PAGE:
Industrialization Creates Demand for Physical Commodities - dummies

Industrialization Creates Demand for Physical Commodities

By Amine Bouchentouf

During parts of the 19th and 20th centuries, the global powers of the time were embroiled in a strategic geopolitical contest over control of commodities, commonly referred to as “The Great Game.”

The 21st century is experiencing a new great game, in which the stakes are higher and the competition fiercer. The world’s industrialized and rapidly industrializing countries are prowling the investment landscape in search of secure energy and raw material sources.

China, in particular, is becoming one of the most aggressive players on the world stage when it comes to securing energy sources. As natural resources such as oil become scarcer, expect more countries and companies to act more aggressively to secure whatever supplies are left.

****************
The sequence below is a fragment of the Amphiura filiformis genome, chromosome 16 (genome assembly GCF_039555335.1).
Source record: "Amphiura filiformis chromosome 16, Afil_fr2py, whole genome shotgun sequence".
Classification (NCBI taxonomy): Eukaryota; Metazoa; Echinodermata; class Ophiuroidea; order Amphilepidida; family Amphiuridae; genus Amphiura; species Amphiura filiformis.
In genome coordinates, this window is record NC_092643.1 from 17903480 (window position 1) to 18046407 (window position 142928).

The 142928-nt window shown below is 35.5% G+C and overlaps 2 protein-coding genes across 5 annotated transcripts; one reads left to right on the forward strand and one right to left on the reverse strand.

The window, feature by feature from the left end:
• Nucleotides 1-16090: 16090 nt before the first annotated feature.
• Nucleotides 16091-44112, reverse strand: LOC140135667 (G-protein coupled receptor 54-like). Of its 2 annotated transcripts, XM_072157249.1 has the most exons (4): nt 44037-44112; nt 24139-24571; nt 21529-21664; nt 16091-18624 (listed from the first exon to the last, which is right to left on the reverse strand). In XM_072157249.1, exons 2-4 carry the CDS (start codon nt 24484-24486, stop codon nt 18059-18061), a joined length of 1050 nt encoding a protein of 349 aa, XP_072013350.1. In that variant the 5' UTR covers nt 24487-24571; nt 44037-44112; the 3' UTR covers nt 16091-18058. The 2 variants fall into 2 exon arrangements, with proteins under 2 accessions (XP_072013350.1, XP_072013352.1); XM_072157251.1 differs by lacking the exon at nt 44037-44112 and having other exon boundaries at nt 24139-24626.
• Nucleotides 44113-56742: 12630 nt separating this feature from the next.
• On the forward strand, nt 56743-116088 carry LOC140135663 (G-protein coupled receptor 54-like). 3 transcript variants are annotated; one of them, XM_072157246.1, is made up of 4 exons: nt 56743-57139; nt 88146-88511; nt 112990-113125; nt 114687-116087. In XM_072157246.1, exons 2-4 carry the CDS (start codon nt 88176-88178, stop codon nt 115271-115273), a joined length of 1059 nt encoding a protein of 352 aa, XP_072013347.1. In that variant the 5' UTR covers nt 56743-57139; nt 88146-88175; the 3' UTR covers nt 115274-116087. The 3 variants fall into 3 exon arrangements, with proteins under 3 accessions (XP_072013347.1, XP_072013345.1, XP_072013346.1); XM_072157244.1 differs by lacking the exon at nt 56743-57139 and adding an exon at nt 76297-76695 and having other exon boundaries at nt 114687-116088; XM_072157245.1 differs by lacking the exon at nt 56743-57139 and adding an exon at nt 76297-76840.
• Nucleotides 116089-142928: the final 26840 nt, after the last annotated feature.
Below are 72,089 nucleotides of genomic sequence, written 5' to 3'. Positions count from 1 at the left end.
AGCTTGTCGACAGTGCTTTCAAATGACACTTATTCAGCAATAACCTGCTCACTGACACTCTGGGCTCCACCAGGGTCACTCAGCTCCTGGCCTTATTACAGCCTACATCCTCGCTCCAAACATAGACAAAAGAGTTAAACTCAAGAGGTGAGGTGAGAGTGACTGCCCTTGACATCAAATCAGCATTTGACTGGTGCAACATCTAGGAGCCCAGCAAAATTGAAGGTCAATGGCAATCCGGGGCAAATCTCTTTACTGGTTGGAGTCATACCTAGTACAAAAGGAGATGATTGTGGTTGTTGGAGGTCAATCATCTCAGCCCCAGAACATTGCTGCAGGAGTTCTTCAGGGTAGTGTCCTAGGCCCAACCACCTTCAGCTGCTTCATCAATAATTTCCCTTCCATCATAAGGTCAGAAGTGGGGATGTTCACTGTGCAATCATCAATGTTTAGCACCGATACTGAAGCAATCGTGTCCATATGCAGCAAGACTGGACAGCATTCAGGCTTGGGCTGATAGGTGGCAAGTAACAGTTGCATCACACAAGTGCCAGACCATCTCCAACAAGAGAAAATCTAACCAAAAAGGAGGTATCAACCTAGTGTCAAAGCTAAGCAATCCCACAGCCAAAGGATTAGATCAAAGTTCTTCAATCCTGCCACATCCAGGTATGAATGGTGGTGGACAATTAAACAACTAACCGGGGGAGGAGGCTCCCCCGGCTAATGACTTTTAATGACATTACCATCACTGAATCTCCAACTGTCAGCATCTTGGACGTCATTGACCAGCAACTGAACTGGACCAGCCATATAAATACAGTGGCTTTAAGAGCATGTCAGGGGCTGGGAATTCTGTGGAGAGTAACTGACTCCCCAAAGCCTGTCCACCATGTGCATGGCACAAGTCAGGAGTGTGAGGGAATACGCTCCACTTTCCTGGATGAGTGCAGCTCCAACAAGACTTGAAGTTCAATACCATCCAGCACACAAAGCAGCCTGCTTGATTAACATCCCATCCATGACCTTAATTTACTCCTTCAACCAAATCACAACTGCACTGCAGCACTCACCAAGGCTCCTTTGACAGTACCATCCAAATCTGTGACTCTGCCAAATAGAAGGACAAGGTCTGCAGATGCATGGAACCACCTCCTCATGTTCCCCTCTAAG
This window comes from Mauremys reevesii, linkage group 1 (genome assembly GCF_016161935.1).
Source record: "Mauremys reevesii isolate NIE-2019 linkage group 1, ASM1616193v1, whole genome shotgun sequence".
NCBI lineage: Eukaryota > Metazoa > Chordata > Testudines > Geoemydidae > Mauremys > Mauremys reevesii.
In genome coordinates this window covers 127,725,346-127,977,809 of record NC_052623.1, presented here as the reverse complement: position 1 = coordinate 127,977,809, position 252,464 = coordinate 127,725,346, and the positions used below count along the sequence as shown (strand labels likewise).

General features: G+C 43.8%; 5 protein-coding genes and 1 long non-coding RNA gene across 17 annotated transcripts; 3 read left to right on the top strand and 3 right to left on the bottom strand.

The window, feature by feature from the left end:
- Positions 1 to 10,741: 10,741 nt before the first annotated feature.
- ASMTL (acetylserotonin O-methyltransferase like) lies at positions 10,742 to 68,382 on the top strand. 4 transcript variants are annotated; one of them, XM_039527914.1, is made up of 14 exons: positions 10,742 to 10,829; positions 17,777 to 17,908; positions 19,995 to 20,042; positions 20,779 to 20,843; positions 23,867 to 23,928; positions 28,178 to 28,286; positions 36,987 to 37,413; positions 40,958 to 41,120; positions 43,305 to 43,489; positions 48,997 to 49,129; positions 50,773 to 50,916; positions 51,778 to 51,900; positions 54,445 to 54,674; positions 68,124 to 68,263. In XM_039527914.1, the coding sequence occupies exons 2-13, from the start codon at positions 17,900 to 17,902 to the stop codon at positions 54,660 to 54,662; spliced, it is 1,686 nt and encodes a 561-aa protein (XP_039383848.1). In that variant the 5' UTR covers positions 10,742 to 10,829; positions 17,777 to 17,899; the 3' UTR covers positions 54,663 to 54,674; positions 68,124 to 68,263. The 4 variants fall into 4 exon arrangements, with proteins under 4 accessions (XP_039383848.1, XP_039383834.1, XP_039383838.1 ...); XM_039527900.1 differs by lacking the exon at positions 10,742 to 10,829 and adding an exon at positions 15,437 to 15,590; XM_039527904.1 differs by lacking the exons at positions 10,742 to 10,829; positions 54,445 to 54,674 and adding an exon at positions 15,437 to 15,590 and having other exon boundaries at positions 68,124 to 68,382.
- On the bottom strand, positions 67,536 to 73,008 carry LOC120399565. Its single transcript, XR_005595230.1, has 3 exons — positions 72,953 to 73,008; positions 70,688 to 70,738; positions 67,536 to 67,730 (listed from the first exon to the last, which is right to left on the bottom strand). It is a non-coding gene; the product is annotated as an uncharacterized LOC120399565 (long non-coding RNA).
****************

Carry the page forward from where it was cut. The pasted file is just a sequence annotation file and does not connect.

Because demand for raw materials is fairly inelastic and supply is limited, there is double upward pressure from both the demand and supply sides of the equation. (That’s yet another reason to be bullish on commodities.)

For now, the pie is large enough that most of the global players are able to participate and get something out of this contest. Keep your eye out for new companies that are making deals overseas to secure raw materials. The companies that are able to do so efficiently and aggressively will generally tend to produce higher revenues and cash flows, key ingredients to the success of any company.

Keep a particularly close eye on companies from emerging China, India, South Korea, and Russia, as well as the traditional players from the United States, Great Britain, Australia, Europe, and Japan, which have the technological and capital resources to close some big deals.